By Susan Schaul
Want to create your own world? That’s what computer game designers do. Game designers come from all walks of life – primarily computer programmers by day and fun seekers after hours when they apply their skills to create a game. They can use story boards, animation, artwork, 3-D modeling, audio components (music and sounds), game theory and computer programming to make a new computer game. The process is fun and the end result can be lucrative.
For those interested in game development, the Cleveland site for the annual Global Game Jam is the Shaker LaunchHouse Fri 1/25 – Sun 1/27 where game designers meet for two days to create a video game from scratch and get it peer reviewed. Click here for more info.
A little video games 101: There are different groupings or descriptions for video games — strategy, first person shooters, 3rd person views, and racing. Other people describe the games as action-based, adventure and role playing, arcade, simulation, driving, and puzzle games. Social games are created for the educational (schools) and health care (for clients with autism and Alzheimer’s) markets. Indie games are independent versions with their own form and function. Ralph H. Baer, considered the “Father of Video Games,” came up with the idea forty years ago playing ping-pong on his Brown Box console.
As a recreational gamer, you may remember starting back in the ‘80s playing on Nintendo, Atari or Xbox consoles. Now you have matured, cutting your teeth on popular games like TeamFortress2, World of Warcraft, Borderland I and II, Left4Dead, and Minecraft. You think about game strategy — controlling people, avatars and animal creatures, building or destroying environments. You become part of a specific game community, make friends with fellow gamers online, Tweet or write for the game blog. The we site Steam is a huge game community and game platform.
Some games are multi-player while others you can play solo. As you play the games, the visual and audio stimulation pulls you in. The game action and animation are fast and automatic. It looks easy. But it can take anywhere from one to nine game tech wizards six months to several years to put a game together. The goal is to wow their audiences by creating new thrills and new worlds for their action-packed game environment.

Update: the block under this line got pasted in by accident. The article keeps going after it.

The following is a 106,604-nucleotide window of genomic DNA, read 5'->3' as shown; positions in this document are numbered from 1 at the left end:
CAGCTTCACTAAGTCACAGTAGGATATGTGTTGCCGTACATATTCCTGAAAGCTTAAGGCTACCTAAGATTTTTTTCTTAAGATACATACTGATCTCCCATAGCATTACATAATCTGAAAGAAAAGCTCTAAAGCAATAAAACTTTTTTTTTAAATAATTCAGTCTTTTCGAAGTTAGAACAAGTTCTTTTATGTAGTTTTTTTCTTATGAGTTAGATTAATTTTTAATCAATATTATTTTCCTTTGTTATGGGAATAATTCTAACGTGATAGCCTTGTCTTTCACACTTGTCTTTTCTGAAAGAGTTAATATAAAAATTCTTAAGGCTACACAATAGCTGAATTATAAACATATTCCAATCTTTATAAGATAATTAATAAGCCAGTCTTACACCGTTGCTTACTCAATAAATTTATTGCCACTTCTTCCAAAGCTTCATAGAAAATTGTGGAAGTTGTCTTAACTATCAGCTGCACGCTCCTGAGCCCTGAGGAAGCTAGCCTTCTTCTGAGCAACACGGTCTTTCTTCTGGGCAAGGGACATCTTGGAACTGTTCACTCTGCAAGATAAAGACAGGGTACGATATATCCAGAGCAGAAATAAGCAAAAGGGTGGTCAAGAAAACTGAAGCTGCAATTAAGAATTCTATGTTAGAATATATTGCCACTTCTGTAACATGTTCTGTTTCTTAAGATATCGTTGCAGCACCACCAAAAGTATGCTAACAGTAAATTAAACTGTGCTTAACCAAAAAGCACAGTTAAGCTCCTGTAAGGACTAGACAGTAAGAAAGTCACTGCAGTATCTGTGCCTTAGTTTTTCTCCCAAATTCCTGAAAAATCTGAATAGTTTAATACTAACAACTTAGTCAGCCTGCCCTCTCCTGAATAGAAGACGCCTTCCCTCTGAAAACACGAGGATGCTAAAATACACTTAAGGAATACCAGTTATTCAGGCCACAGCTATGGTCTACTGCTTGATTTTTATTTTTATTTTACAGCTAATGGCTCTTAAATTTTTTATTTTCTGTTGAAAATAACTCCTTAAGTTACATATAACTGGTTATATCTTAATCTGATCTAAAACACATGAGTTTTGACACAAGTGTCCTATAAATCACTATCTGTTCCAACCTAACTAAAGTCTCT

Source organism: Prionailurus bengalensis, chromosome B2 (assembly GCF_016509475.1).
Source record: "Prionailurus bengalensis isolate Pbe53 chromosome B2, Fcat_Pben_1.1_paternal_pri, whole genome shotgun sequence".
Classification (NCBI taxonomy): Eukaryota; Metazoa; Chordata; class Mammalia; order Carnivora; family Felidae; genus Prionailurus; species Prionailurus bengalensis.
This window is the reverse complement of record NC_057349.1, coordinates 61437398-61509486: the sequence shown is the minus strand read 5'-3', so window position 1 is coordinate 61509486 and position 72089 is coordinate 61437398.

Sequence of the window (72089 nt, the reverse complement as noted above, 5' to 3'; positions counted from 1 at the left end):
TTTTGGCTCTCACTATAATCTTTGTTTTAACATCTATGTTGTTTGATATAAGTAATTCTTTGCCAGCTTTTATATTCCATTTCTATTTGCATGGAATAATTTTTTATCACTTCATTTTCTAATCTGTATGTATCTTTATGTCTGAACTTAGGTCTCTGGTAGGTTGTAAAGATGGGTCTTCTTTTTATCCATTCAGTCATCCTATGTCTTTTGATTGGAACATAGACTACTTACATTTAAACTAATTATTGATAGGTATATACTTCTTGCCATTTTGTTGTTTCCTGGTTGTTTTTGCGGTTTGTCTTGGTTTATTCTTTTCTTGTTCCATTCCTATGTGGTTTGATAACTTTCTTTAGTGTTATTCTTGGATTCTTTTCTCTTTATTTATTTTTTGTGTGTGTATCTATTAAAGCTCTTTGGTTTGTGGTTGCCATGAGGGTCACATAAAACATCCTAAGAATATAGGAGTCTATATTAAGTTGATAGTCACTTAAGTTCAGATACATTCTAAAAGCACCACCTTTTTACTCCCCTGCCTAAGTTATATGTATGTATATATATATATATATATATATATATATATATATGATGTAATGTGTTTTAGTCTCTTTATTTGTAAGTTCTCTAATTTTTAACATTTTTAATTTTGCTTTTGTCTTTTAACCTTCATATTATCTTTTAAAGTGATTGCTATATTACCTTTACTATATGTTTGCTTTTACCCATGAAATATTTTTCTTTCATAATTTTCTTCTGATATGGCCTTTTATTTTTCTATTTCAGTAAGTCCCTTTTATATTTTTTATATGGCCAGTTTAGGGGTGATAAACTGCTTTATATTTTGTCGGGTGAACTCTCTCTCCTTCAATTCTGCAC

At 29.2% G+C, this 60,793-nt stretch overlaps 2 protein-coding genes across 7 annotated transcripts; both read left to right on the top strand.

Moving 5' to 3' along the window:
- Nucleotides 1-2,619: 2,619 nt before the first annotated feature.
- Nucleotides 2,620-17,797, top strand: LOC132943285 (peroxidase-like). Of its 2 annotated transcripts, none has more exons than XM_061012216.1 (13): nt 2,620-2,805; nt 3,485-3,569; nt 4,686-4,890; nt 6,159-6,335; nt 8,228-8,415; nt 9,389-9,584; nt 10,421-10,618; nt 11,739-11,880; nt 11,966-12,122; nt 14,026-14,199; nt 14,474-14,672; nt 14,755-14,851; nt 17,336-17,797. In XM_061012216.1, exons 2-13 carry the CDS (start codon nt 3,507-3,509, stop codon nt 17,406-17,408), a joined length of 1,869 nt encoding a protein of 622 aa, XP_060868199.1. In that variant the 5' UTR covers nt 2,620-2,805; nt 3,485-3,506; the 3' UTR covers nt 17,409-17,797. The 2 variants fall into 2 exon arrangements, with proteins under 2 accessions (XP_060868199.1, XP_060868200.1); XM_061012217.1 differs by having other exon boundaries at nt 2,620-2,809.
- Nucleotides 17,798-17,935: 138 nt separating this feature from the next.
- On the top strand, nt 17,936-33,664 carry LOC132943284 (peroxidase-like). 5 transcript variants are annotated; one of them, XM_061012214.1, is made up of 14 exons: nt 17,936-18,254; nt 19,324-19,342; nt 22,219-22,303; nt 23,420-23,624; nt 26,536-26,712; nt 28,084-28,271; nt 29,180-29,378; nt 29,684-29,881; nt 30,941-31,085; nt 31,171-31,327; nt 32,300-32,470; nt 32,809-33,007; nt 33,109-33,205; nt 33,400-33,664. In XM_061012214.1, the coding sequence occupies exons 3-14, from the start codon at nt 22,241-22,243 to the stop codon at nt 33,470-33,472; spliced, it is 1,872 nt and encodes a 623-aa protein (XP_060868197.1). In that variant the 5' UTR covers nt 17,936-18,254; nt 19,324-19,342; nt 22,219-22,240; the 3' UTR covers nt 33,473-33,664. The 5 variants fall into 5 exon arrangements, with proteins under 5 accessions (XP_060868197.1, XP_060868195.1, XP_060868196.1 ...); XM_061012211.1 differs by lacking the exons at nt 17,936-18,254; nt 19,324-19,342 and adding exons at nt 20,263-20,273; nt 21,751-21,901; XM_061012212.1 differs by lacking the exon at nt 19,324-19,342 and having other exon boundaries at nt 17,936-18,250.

Initially not recognized as an art form, video games are now considered an expressive media in today’s culture. They represent significant art and interaction design. Major museums and galleries are recognizing the creativity and showcasing them as art works. Last year, the Smithsonian American Art Museum mounted an exhibition called The Art of Video Games. The Museum of Modern Art in New York has recently acquired 14 video games with plans to increase their collection to 40 games over the next several years. Realizing the value in game design and game creation, colleges are now offering game design programs because this tech field has become a credible and respected career path.
The Cleveland Institute of Art offers a game design major. Knut Hybinette, assistant professor, is Chair of game design. He earned his MFA from the Art Institute of Chicago in animation and photography.
“As a kid, I loved art but did not understand it. At my sister’s suggestion, I moved on to photography and was good at this,” Hybinette said. “In college, I became a computer science major and then combined all these areas to use with game design.” Back in the ‘90s, people made their own computer games but it was not recognized as any kind of art form. There were not many resources back then to help create games, Hybinette explained.
Today, there is software to create a game called a game engine. Some of the game engines are free to download but the more complex versions cost money. Game engines include Gamemaker from Yoyo, UDK (Unreal Development Kit), and Unity, a cross-platform game engine developed by Unity Technologies.
“The Game Developers Conference is convened every March out in San Francisco covering commercial and indie gaming, mobile gaming, social gaming, and the business of gaming,” Hybinette said. “There are ratings and reviews of games available on the Entertainment Software Rating Board and the International Game Network indicating the appropriate age group and content.”
“I find game design fascinating; it is a new way to make art work,” he said.
Iron Strife, an indie video game created by his design students, Michael Mollick, Art Director, Zack Sabatino, Animator, Joe Conley, 3-D Modeling, and Sara Eckhoff, texture artist, would all agree with him. Click here for the trailer to their student project.